“BEFORE/AFTER”: An Architectural Documentation of Urban Changes in Hutongs

“BEFORE/AFTER”: An Architectural Documentation of Urban Changes in Hutongs

“BEFORE/AFTER” documents the drastic changes, both physical and psychological, which took place during the renovation of Beijing’s Fangjia Hutong in the months between April and September 2017. In 2019, OPEN Architecture was invited to participate in “Unknown City: China Contemporary Architecture and Image Exhibition”, the opening exhibition of the Pingshan Art Museum, with their work “BEFORE/AFTER”.

After the renovation, the diverse storefronts that used to record the joyful moments of life were removed and replaced with rows of uniform building façades. The Hutongs that used to hold numerous cafes, restaurants, bars, and featured shops suddenly lost its own identity. 

OPEN Architecture’s “BEFORE/AFTER” attempts to use image comparisons to encourage people’s reflection on a series of critical urban issues—of freedom and authority, progress and nostalgia, inclusivity and exclusivity, collectivity and individuality, and ultimately, the future of our cities. Through this study, OPEN Architecture hopes to encourage discussions around the definition of the ideal urban living and urban fabric.


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a Before. Image Courtesy of OPEN Architecture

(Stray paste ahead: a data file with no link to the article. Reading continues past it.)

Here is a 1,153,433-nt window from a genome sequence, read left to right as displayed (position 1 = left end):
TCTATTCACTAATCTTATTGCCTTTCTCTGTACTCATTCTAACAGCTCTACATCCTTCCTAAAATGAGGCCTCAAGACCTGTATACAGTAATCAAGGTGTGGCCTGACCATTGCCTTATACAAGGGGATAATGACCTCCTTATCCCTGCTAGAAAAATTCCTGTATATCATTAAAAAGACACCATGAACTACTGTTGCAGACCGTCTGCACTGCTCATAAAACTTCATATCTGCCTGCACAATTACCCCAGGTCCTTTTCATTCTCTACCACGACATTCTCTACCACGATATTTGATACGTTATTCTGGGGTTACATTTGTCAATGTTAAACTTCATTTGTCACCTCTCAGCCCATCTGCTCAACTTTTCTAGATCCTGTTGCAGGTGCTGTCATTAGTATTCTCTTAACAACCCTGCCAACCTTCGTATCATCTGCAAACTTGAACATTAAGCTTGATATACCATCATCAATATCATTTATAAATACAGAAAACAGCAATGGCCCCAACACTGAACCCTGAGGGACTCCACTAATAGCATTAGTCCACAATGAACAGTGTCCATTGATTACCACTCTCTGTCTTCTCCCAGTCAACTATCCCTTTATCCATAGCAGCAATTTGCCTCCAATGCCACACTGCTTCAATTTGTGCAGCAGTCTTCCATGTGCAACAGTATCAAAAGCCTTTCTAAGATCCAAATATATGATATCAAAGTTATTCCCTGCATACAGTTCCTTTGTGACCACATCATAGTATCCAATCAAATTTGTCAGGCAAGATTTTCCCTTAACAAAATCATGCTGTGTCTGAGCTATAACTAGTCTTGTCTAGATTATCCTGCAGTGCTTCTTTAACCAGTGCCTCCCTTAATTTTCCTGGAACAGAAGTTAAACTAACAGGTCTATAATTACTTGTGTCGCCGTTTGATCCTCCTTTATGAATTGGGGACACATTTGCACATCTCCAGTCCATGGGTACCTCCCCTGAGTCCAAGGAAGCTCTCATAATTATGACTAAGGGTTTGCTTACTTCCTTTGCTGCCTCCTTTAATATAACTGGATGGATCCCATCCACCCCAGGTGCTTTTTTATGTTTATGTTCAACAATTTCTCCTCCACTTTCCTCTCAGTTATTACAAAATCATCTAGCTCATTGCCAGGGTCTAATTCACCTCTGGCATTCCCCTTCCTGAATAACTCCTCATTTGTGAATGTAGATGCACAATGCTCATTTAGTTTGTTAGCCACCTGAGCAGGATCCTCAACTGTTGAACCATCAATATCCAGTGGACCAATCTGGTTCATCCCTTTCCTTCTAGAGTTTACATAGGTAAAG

a Before. Image Courtesy of OPEN Architecture
a After. Image Courtesy of OPEN Architecture
a After. Image Courtesy of OPEN Architecture

Li Hu, the founding partner of OPEN Architecture, is also an architect who has worked in Fangjia Hutong for many years. After witnessing the radical changes that have given Fangjia Hutong a makeover, Li Hu argues that most renovation works done on Fangjia Hutong, focused on beautifying the existing facades, based on some assumptions about historic characters of Hutong.

Courtesy of OPEN Architecture
Courtesy of OPEN Architecture

Li Hu points out that, when it comes to heritage restoration and urban planning, we have always been paying too much attention to the “looks” instead of the “stories” the buildings tend to carry throughout time. Our cities are never just a beautifully decorated postcard, cities are living and full of our life stories.

b Before. Image Courtesy of OPEN Architecture
b Before. Image Courtesy of OPEN Architecture
b After. Image Courtesy of OPEN Architecture
b After. Image Courtesy of OPEN Architecture

For example, if you pass through the freshly renovated building skin along both sides of the Hutong, and enter from the back, where real stories happen, you will realize that old messy life dramas are still on show within the complex. The shiny tiling on the exterior face of the building does not have anything to do with what’s really happening in the back. In fact, everyday, the residents of Hutong have to walk all the way to the streets to access public washrooms, having to go through life with low dignity.

c Before. Image Courtesy of OPEN Architecture
c Before. Image Courtesy of OPEN Architecture